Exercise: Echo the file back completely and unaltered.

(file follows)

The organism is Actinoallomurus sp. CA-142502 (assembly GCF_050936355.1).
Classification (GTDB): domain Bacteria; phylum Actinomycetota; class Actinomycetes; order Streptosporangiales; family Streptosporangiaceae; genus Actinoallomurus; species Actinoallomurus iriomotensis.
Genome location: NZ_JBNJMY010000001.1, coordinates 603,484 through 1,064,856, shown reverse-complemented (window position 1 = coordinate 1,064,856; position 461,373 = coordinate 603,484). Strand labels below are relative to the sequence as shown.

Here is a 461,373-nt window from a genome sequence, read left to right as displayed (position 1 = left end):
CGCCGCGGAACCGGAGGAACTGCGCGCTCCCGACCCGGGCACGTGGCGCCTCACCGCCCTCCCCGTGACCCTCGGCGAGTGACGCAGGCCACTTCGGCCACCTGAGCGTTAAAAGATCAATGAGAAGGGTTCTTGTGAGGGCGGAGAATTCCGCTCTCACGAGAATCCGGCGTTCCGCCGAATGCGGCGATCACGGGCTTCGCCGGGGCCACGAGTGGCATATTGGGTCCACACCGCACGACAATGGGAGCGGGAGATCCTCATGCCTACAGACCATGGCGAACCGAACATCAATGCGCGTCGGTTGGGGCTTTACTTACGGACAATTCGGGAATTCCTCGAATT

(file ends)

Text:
The organism is Actinoallomurus sp. CA-142502 (assembly GCF_050936355.1).
Classification (GTDB): domain Bacteria; phylum Actinomycetota; class Actinomycetes; order Streptosporangiales; family Streptosporangiaceae; genus Actinoallomurus; species Actinoallomurus iriomotensis.
Genome location: NZ_JBNJMY010000001.1, coordinates 603,484 through 1,064,856, shown reverse-complemented (window position 1 = coordinate 1,064,856; position 461,373 = coordinate 603,484). Strand labels below are relative to the sequence as shown.

Here is a 461,373-nt window from a genome sequence, read left to right as displayed (position 1 = left end):
CGCCGCGGAACCGGAGGAACTGCGCGCTCCCGACCCGGGCACGTGGCGCCTCACCGCCCTCCCCGTGACCCTCGGCGAGTGACGCAGGCCACTTCGGCCACCTGAGCGTTAAAAGATCAATGAGAAGGGTTCTTGTGAGGGCGGAGAATTCCGCTCTCACGAGAATCCGGCGTTCCGCCGAATGCGGCGATCACGGGCTTCGCCGGGGCCACGAGTGGCATATTGGGTCCACACCGCACGACAATGGGAGCGGGAGATCCTCATGCCTACAGACCATGGCGAACCGAACATCAATGCGCGTCGGTTGGGGCTTTACTTACGGACAATTCGGGAATTCCTCGAATT